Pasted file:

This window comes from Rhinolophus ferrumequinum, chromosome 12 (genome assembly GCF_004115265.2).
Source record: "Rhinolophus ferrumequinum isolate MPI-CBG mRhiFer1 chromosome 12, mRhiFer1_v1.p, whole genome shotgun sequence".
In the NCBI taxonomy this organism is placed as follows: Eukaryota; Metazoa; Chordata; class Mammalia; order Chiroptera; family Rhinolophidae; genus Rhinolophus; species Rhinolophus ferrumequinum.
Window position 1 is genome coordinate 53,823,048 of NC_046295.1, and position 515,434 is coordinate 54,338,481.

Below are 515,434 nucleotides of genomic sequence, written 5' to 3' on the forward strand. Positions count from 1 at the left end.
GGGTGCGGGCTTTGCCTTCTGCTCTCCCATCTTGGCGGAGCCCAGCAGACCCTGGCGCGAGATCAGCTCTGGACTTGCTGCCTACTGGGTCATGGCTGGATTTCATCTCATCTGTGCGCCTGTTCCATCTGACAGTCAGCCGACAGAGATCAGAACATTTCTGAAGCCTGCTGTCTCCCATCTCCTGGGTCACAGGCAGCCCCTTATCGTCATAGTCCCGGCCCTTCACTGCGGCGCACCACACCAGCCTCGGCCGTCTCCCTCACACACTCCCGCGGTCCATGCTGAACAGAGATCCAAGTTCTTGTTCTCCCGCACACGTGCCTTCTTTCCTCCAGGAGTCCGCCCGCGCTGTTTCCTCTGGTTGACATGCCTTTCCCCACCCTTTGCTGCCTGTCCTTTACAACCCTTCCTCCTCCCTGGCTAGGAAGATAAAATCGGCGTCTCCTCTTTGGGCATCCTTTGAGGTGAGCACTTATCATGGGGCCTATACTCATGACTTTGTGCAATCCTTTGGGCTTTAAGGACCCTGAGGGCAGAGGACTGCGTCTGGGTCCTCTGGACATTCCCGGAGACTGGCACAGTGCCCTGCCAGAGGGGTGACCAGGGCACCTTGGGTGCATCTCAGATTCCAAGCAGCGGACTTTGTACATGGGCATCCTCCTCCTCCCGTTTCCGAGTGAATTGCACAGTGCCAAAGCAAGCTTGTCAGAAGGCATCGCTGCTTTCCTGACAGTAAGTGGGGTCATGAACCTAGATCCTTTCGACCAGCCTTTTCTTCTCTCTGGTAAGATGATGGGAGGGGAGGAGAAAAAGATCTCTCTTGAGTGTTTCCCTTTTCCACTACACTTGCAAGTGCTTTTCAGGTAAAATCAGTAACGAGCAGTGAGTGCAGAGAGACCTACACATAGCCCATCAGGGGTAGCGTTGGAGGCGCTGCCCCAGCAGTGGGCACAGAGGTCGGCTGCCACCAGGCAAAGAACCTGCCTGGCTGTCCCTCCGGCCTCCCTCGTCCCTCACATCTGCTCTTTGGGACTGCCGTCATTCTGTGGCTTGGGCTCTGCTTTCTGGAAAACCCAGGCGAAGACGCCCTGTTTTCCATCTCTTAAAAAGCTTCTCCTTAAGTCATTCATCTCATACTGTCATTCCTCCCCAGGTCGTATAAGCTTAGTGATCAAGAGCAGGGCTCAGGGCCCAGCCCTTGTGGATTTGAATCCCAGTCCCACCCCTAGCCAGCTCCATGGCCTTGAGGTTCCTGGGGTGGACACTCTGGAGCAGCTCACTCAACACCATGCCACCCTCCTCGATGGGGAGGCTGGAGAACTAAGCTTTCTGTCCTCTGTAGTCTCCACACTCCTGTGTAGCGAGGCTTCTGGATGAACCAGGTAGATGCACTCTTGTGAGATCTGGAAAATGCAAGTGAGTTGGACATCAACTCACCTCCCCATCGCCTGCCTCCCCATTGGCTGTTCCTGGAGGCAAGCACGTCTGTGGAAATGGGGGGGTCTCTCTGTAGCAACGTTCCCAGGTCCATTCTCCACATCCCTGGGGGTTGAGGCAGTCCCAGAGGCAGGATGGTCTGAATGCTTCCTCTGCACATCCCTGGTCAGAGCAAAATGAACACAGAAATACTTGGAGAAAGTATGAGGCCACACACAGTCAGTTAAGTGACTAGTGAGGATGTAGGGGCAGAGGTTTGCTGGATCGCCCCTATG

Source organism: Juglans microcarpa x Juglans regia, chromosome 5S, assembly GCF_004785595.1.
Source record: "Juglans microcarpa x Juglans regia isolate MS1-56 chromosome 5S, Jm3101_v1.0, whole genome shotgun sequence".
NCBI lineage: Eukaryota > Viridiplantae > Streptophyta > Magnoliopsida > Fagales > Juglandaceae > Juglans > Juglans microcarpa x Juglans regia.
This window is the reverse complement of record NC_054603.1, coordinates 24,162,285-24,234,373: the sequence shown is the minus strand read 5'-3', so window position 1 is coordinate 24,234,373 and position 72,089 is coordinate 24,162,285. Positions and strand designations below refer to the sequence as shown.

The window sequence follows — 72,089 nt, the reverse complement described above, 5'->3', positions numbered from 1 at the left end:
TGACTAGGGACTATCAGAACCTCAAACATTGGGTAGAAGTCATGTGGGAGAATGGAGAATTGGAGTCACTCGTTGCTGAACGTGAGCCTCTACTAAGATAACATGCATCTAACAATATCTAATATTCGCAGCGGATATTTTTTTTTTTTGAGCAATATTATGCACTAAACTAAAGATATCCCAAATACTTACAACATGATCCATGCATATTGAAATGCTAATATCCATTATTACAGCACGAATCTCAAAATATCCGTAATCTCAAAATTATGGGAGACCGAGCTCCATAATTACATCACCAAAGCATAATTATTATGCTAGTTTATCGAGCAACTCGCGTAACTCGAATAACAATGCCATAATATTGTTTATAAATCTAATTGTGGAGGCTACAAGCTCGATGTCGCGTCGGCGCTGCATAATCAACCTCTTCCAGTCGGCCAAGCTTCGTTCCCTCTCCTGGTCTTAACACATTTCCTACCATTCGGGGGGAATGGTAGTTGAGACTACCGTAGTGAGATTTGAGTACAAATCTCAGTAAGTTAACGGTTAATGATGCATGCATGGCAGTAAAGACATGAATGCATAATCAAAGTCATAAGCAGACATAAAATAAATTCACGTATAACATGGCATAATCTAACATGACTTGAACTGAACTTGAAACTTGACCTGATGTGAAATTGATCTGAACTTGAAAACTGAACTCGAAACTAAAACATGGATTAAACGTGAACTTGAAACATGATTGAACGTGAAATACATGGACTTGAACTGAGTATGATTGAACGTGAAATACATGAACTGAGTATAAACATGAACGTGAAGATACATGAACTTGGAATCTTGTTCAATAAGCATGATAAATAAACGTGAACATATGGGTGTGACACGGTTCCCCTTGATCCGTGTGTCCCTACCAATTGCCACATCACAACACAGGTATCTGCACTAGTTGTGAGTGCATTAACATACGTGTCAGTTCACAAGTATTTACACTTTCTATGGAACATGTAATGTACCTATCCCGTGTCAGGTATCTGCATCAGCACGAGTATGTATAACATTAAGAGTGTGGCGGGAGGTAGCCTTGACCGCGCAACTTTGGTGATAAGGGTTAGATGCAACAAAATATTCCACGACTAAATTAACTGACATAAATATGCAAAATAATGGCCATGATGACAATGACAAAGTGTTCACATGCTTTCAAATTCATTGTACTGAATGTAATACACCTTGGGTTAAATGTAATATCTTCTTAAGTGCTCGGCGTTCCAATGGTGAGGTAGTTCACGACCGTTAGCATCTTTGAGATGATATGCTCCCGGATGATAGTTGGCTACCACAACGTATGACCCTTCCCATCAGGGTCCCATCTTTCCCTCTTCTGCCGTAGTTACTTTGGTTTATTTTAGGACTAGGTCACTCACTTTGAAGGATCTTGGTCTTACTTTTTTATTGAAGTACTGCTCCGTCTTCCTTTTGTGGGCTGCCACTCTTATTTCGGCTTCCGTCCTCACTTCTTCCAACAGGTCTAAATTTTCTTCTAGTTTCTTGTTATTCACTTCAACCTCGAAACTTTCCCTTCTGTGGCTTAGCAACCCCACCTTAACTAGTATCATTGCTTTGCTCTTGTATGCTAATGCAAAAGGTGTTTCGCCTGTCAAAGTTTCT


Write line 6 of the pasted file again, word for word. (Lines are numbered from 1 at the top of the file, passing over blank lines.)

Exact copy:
GGGTGCGGGCTTTGCCTTCTGCTCTCCCATCTTGGCGGAGCCCAGCAGACCCTGGCGCGAGATCAGCTCTGGACTTGCTGCCTACTGGGTCATGGCTGGATTTCATCTCATCTGTGCGCCTGTTCCATCTGACAGTCAGCCGACAGAGATCAGAACATTTCTGAAGCCTGCTGTCTCCCATCTCCTGGGTCACAGGCAGCCCCTTATCGTCATAGTCCCGGCCCTTCACTGCGGCGCACCACACCAGCCTCGGCCGTCTCCCTCACACACTCCCGCGGTCCATGCTGAACAGAGATCCAAGTTCTTGTTCTCCCGCACACGTGCCTTCTTTCCTCCAGGAGTCCGCCCGCGCTGTTTCCTCTGGTTGACATGCCTTTCCCCACCCTTTGCTGCCTGTCCTTTACAACCCTTCCTCCTCCCTGGCTAGGAAGATAAAATCGGCGTCTCCTCTTTGGGCATCCTTTGAGGTGAGCACTTATCATGGGGCCTATACTCATGACTTTGTGCAATCCTTTGGGCTTTAAGGACCCTGAGGGCAGAGGACTGCGTCTGGGTCCTCTGGACATTCCCGGAGACTGGCACAGTGCCCTGCCAGAGGGGTGACCAGGGCACCTTGGGTGCATCTCAGATTCCAAGCAGCGGACTTTGTACATGGGCATCCTCCTCCTCCCGTTTCCGAGTGAATTGCACAGTGCCAAAGCAAGCTTGTCAGAAGGCATCGCTGCTTTCCTGACAGTAAGTGGGGTCATGAACCTAGATCCTTTCGACCAGCCTTTTCTTCTCTCTGGTAAGATGATGGGAGGGGAGGAGAAAAAGATCTCTCTTGAGTGTTTCCCTTTTCCACTACACTTGCAAGTGCTTTTCAGGTAAAATCAGTAACGAGCAGTGAGTGCAGAGAGACCTACACATAGCCCATCAGGGGTAGCGTTGGAGGCGCTGCCCCAGCAGTGGGCACAGAGGTCGGCTGCCACCAGGCAAAGAACCTGCCTGGCTGTCCCTCCGGCCTCCCTCGTCCCTCACATCTGCTCTTTGGGACTGCCGTCATTCTGTGGCTTGGGCTCTGCTTTCTGGAAAACCCAGGCGAAGACGCCCTGTTTTCCATCTCTTAAAAAGCTTCTCCTTAAGTCATTCATCTCATACTGTCATTCCTCCCCAGGTCGTATAAGCTTAGTGATCAAGAGCAGGGCTCAGGGCCCAGCCCTTGTGGATTTGAATCCCAGTCCCACCCCTAGCCAGCTCCATGGCCTTGAGGTTCCTGGGGTGGACACTCTGGAGCAGCTCACTCAACACCATGCCACCCTCCTCGATGGGGAGGCTGGAGAACTAAGCTTTCTGTCCTCTGTAGTCTCCACACTCCTGTGTAGCGAGGCTTCTGGATGAACCAGGTAGATGCACTCTTGTGAGATCTGGAAAATGCAAGTGAGTTGGACATCAACTCACCTCCCCATCGCCTGCCTCCCCATTGGCTGTTCCTGGAGGCAAGCACGTCTGTGGAAATGGGGGGGTCTCTCTGTAGCAACGTTCCCAGGTCCATTCTCCACATCCCTGGGGGTTGAGGCAGTCCCAGAGGCAGGATGGTCTGAATGCTTCCTCTGCACATCCCTGGTCAGAGCAAAATGAACACAGAAATACTTGGAGAAAGTATGAGGCCACACACAGTCAGTTAAGTGACTAGTGAGGATGTAGGGGCAGAGGTTTGCTGGATCGCCCCTATG